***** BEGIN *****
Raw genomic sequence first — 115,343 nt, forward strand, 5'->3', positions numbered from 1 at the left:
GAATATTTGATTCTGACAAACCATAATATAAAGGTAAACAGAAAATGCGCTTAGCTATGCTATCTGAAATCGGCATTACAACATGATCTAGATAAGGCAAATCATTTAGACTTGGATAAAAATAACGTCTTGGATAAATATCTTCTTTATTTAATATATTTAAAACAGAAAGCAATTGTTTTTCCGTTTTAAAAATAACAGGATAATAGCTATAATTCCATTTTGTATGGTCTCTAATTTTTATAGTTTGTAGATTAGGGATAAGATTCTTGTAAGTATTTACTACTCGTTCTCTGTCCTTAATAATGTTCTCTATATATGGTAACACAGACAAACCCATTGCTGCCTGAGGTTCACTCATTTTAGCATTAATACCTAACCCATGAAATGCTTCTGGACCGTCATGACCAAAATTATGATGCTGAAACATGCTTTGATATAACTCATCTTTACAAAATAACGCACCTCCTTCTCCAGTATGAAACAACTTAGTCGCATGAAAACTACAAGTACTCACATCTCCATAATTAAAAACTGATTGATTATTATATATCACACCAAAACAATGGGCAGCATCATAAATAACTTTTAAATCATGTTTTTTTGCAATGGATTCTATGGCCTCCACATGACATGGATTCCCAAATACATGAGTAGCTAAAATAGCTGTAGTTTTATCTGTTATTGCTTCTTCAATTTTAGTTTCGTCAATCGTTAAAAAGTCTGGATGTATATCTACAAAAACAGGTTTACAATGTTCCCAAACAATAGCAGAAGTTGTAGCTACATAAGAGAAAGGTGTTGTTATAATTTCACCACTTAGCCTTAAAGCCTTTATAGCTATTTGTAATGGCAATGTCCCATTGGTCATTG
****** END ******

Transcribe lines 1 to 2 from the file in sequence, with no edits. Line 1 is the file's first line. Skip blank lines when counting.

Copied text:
Raw genomic sequence first — 115,343 nt, forward strand, 5'->3', positions numbered from 1 at the left:
GAATATTTGATTCTGACAAACCATAATATAAAGGTAAACAGAAAATGCGCTTAGCTATGCTATCTGAAATCGGCATTACAACATGATCTAGATAAGGCAAATCATTTAGACTTGGATAAAAATAACGTCTTGGATAAATATCTTCTTTATTTAATATATTTAAAACAGAAAGCAATTGTTTTTCCGTTTTAAAAATAACAGGATAATAGCTATAATTCCATTTTGTATGGTCTCTAATTTTTATAGTTTGTAGATTAGGGATAAGATTCTTGTAAGTATTTACTACTCGTTCTCTGTCCTTAATAATGTTCTCTATATATGGTAACACAGACAAACCCATTGCTGCCTGAGGTTCACTCATTTTAGCATTAATACCTAACCCATGAAATGCTTCTGGACCGTCATGACCAAAATTATGATGCTGAAACATGCTTTGATATAACTCATCTTTACAAAATAACGCACCTCCTTCTCCAGTATGAAACAACTTAGTCGCATGAAAACTACAAGTACTCACATCTCCATAATTAAAAACTGATTGATTATTATATATCACACCAAAACAATGGGCAGCATCATAAATAACTTTTAAATCATGTTTTTTTGCAATGGATTCTATGGCCTCCACATGACATGGATTCCCAAATACATGAGTAGCTAAAATAGCTGTAGTTTTATCTGTTATTGCTTCTTCAATTTTAGTTTCGTCAATCGTTAAAAAGTCTGGATGTATATCTACAAAAACAGGTTTACAATGTTCCCAAACAATAGCAGAAGTTGTAGCTACATAAGAGAAAGGTGTTGTTATAATTTCACCACTTAGCCTTAAAGCCTTTATAGCTATTTGTAATGGCAATGTCCCATTGGTCATTG